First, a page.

Friday 13 July 2018
Tom Jones was discovered in a miners club, Madonna launched her career of the back of the New York club scene and regulars at ‘The Hawley Arms,’ in Camden Town were among the first to see Amy Winehouse perform. These Venues played a critical part in each of the singers journey toward crafting out a career for themselves within the industry. Live Music Venues are fundamental to any music artist helping them gain confidence , and that much needed experience when playing to live crowds. These venues no doubt help musicians to master their craft, so why are so many closing down?
The increase in the rise of live music venues closing down is a very worrying trend for the future of the music industry. It's great to have social media platforms to help up and coming artists but there is nothing like performing in front of a live crowd. And however much social media is reinventing the way music artist are getting recognised and heard they still need the experience of playing live. So it is unsettling to see this part of our music culture diminish on a unprecedented scale.
Some venues rely solely on the footfall music entertainment brings and if the entertainment is lacking then they are in trouble however if the lack of entertainment is not the problem then why are we seeing so many closures? A majority of people within the music industry believe it is because of housing developers and council regulations. Take for example 'The Bierkeller,' When the owners of the building decided to re -develop the whole site they had little to no say about its future. The Bristol venue hosted Nirvanas first UK gig and have seen the likes of The Artic Monkeys, Ed Sheeran play. However, it seemed no matter how popular and historic the venue was nothing could save it from closing down in February 2018 . The Bierkeller released a statement which read “It is with a heavy heart that we have to announce the closure of the Bristol Bierkeller as of today. “This is a very sad time for all of us here and there have been some historic gigs over the years.”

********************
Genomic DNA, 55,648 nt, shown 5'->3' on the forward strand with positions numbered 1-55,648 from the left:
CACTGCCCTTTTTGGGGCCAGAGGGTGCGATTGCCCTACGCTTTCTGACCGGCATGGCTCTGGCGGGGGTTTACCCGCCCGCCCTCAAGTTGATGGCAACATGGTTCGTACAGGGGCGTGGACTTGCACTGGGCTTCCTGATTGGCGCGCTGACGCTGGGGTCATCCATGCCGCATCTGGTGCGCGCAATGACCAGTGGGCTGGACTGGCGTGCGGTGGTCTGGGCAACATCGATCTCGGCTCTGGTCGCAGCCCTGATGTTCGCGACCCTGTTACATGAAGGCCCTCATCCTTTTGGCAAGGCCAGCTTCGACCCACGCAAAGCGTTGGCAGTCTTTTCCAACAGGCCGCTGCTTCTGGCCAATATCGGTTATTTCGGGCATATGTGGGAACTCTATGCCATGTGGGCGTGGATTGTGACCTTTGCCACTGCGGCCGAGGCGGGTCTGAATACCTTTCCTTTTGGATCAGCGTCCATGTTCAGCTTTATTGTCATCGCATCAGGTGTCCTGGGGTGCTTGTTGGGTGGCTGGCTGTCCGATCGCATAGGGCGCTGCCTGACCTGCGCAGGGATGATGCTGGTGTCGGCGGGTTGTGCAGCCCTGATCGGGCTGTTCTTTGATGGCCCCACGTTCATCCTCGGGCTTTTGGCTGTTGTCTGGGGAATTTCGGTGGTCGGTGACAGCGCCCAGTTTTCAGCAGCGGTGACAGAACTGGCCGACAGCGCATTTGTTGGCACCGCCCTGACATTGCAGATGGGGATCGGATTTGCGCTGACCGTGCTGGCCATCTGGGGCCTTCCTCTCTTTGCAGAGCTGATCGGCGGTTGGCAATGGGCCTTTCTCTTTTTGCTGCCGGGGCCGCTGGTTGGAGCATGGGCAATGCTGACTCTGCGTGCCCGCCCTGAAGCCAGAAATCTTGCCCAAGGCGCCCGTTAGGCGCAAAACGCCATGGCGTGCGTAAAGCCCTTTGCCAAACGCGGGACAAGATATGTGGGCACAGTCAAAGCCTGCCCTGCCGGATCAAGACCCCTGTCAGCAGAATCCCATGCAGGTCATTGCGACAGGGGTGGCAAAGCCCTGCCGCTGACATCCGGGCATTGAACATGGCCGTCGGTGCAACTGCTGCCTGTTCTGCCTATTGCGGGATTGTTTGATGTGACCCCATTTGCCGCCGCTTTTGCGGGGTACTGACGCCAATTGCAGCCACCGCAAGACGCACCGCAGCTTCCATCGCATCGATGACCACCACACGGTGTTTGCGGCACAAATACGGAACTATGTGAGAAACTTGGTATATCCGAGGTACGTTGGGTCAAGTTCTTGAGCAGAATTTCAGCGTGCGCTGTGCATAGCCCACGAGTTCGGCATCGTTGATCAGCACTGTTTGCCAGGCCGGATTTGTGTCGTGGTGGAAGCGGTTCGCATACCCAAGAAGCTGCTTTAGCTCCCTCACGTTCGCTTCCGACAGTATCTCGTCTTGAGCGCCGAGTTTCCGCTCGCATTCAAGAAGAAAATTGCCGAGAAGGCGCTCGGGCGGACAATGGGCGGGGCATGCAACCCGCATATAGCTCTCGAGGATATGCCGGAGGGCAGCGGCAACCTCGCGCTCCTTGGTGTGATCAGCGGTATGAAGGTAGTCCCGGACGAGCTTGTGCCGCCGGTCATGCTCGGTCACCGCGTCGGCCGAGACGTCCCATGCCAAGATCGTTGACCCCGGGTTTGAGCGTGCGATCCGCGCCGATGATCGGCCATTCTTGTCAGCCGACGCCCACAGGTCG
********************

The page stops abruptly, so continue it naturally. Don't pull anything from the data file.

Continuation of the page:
So what can we do to make sure the live gig venue culture continues to thrive instead of diminish. Fortunately there are many important people in the music industry who recognise the importance of keeping these venues going. Vince Power is one of them, a music promoter and entrepreneur hailing from Waterford, Ireland. Whose career has spanned over 30 years working alongside some of the greatest music artists like Van Morrison, Prince and many others. He believes that soaring rents and hostile councils are killing the live music scene and has fought tirelessly to save the Kensington Park Hotel. One of London’s oldest live music pubs where Tom Jones was paid £10 for his first London gig.
Mr Power, who also runs Nell’s Jazz and Blues in West Kensington, said he won back Subterania’s licence after pleading with Kensington and Chelsea council: “I told them, ‘Just give me a licence for a year and let’s see what happens. I will happily hand it back without prompting if there are problems.” Power is credited with turning Reading Festival into a complete success. So if anyone knows what they're talking about its him.
The charity MusicVenueTrust is one of those who already have a great campaign up and running. Fightback is tackling the issue head on. The MVT is a Registered Charity which acts to protect, secure and improve UK Grassroots Music Venues for the benefit of venues, communities and upcoming artists. Please have a look at their website at http: musicvenuetrust.com/
UGIGS is also helping fight back against the closures also and support the MVT.